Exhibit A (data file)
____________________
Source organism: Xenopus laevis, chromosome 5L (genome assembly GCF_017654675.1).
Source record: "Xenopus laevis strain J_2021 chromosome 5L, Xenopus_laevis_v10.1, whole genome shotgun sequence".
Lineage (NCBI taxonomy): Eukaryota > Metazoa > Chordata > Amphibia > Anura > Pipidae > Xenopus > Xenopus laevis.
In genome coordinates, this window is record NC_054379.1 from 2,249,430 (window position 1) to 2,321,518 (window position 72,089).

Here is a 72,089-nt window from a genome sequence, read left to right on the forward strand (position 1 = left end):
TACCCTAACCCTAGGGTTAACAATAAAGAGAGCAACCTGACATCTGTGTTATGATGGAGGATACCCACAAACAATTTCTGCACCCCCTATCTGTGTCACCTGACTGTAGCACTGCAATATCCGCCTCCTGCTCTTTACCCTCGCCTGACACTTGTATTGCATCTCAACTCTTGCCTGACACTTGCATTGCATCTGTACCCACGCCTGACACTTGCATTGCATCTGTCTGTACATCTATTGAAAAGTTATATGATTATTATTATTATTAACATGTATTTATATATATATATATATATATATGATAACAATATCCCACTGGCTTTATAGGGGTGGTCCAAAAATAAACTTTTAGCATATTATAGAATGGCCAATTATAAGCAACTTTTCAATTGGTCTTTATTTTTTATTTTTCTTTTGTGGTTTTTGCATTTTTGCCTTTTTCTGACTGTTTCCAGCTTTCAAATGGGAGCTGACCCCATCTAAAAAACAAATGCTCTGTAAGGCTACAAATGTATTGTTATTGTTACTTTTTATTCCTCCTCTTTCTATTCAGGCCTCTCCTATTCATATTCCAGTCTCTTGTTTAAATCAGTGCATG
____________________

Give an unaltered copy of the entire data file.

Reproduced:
Source organism: Xenopus laevis, chromosome 5L (genome assembly GCF_017654675.1).
Source record: "Xenopus laevis strain J_2021 chromosome 5L, Xenopus_laevis_v10.1, whole genome shotgun sequence".
Lineage (NCBI taxonomy): Eukaryota > Metazoa > Chordata > Amphibia > Anura > Pipidae > Xenopus > Xenopus laevis.
In genome coordinates, this window is record NC_054379.1 from 2,249,430 (window position 1) to 2,321,518 (window position 72,089).

Here is a 72,089-nt window from a genome sequence, read left to right on the forward strand (position 1 = left end):
TACCCTAACCCTAGGGTTAACAATAAAGAGAGCAACCTGACATCTGTGTTATGATGGAGGATACCCACAAACAATTTCTGCACCCCCTATCTGTGTCACCTGACTGTAGCACTGCAATATCCGCCTCCTGCTCTTTACCCTCGCCTGACACTTGTATTGCATCTCAACTCTTGCCTGACACTTGCATTGCATCTGTACCCACGCCTGACACTTGCATTGCATCTGTCTGTACATCTATTGAAAAGTTATATGATTATTATTATTATTAACATGTATTTATATATATATATATATATATATGATAACAATATCCCACTGGCTTTATAGGGGTGGTCCAAAAATAAACTTTTAGCATATTATAGAATGGCCAATTATAAGCAACTTTTCAATTGGTCTTTATTTTTTATTTTTCTTTTGTGGTTTTTGCATTTTTGCCTTTTTCTGACTGTTTCCAGCTTTCAAATGGGAGCTGACCCCATCTAAAAAACAAATGCTCTGTAAGGCTACAAATGTATTGTTATTGTTACTTTTTATTCCTCCTCTTTCTATTCAGGCCTCTCCTATTCATATTCCAGTCTCTTGTTTAAATCAGTGCATG